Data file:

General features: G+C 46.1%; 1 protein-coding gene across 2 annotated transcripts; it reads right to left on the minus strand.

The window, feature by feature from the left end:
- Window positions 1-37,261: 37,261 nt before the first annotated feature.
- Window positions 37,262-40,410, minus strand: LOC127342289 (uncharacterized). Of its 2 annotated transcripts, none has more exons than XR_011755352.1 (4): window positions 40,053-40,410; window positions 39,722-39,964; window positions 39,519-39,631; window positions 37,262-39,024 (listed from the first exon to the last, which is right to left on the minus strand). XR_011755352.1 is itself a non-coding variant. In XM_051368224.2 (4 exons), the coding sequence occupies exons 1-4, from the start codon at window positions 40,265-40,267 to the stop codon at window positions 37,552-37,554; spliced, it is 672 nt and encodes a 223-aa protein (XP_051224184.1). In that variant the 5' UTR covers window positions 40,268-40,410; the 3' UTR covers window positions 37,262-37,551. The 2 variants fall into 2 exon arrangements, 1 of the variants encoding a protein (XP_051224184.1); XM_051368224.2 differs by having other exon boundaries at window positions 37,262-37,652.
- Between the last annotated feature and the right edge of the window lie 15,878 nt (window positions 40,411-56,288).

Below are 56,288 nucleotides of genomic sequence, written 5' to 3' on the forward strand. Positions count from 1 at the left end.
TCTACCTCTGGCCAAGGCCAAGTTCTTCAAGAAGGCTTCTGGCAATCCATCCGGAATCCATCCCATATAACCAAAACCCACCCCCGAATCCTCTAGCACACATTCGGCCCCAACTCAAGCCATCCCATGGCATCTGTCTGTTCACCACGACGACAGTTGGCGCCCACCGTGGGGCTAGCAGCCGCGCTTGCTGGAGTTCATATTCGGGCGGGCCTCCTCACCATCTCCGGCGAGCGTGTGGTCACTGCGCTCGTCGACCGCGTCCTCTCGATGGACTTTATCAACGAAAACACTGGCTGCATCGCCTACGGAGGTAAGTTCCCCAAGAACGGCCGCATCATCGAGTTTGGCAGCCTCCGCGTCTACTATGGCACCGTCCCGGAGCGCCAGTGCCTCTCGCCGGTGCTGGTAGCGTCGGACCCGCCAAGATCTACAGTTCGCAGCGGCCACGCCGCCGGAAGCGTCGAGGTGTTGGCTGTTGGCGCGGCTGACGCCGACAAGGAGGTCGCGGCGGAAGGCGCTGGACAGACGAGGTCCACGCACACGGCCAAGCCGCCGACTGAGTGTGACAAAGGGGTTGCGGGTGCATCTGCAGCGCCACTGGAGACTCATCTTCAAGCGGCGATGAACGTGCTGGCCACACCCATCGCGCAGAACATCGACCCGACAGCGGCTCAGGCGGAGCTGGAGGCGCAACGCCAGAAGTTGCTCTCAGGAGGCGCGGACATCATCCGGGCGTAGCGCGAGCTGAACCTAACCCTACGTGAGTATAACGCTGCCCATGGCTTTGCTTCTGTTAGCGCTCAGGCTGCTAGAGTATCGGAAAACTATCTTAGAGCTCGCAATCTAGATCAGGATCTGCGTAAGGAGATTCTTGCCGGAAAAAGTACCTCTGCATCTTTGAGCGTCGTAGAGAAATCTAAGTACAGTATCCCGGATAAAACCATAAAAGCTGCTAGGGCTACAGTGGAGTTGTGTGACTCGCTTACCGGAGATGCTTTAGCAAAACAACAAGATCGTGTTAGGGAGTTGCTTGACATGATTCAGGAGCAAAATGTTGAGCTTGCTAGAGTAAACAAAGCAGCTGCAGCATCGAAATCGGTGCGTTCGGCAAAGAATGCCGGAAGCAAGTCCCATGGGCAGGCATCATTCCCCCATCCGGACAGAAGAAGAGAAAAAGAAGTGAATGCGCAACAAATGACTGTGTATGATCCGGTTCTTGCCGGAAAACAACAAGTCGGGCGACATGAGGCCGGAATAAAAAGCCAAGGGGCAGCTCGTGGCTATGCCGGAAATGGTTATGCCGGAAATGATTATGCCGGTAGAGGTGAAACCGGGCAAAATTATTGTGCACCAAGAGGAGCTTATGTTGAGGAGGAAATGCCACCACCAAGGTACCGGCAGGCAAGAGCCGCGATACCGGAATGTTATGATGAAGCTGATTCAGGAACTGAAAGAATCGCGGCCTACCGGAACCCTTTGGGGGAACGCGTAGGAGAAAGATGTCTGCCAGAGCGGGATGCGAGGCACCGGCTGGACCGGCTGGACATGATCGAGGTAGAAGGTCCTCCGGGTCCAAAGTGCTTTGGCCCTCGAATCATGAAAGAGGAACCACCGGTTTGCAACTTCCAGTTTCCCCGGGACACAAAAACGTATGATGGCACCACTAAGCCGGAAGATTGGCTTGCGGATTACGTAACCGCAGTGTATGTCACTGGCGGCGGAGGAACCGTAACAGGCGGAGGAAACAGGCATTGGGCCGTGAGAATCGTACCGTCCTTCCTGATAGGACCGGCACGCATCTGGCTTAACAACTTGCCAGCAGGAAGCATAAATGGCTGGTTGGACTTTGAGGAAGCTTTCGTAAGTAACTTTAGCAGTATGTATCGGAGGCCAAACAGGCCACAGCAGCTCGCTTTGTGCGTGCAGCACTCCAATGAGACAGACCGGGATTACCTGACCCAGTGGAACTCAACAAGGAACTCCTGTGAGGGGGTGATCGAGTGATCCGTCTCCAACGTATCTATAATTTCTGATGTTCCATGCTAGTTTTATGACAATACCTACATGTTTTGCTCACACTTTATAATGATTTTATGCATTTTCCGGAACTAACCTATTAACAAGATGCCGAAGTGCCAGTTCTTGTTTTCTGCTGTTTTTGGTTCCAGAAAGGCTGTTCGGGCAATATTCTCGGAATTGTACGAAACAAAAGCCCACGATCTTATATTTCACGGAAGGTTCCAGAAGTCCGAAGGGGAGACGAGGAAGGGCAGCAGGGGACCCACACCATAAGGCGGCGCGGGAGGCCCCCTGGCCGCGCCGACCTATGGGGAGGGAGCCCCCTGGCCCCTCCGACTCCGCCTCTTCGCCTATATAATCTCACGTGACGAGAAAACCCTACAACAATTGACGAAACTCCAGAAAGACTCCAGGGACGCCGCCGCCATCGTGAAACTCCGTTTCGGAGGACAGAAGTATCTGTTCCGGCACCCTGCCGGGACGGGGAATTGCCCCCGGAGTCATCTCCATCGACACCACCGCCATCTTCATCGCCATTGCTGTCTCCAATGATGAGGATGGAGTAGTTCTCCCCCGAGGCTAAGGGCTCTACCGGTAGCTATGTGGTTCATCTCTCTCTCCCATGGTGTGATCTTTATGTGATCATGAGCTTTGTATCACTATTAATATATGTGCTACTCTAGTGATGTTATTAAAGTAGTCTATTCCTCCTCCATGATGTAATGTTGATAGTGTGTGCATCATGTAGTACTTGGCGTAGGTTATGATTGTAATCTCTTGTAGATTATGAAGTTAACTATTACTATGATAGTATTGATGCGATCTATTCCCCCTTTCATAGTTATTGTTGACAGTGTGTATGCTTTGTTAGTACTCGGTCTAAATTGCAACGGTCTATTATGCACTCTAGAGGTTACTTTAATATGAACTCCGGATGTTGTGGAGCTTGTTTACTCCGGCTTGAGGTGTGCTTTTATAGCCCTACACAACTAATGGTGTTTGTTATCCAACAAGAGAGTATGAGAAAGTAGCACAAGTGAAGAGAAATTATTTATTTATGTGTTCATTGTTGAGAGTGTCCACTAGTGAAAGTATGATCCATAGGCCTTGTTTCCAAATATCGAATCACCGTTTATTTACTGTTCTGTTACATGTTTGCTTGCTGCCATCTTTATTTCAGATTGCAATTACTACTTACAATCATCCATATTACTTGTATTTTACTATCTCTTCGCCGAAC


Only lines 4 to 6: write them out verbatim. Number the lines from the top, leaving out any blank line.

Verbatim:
- Window positions 37,262-40,410, minus strand: LOC127342289 (uncharacterized). Of its 2 annotated transcripts, none has more exons than XR_011755352.1 (4): window positions 40,053-40,410; window positions 39,722-39,964; window positions 39,519-39,631; window positions 37,262-39,024 (listed from the first exon to the last, which is right to left on the minus strand). XR_011755352.1 is itself a non-coding variant. In XM_051368224.2 (4 exons), the coding sequence occupies exons 1-4, from the start codon at window positions 40,265-40,267 to the stop codon at window positions 37,552-37,554; spliced, it is 672 nt and encodes a 223-aa protein (XP_051224184.1). In that variant the 5' UTR covers window positions 40,268-40,410; the 3' UTR covers window positions 37,262-37,551. The 2 variants fall into 2 exon arrangements, 1 of the variants encoding a protein (XP_051224184.1); XM_051368224.2 differs by having other exon boundaries at window positions 37,262-37,652.
- Between the last annotated feature and the right edge of the window lie 15,878 nt (window positions 40,411-56,288).

Below are 56,288 nucleotides of genomic sequence, written 5' to 3' on the forward strand. Positions count from 1 at the left end.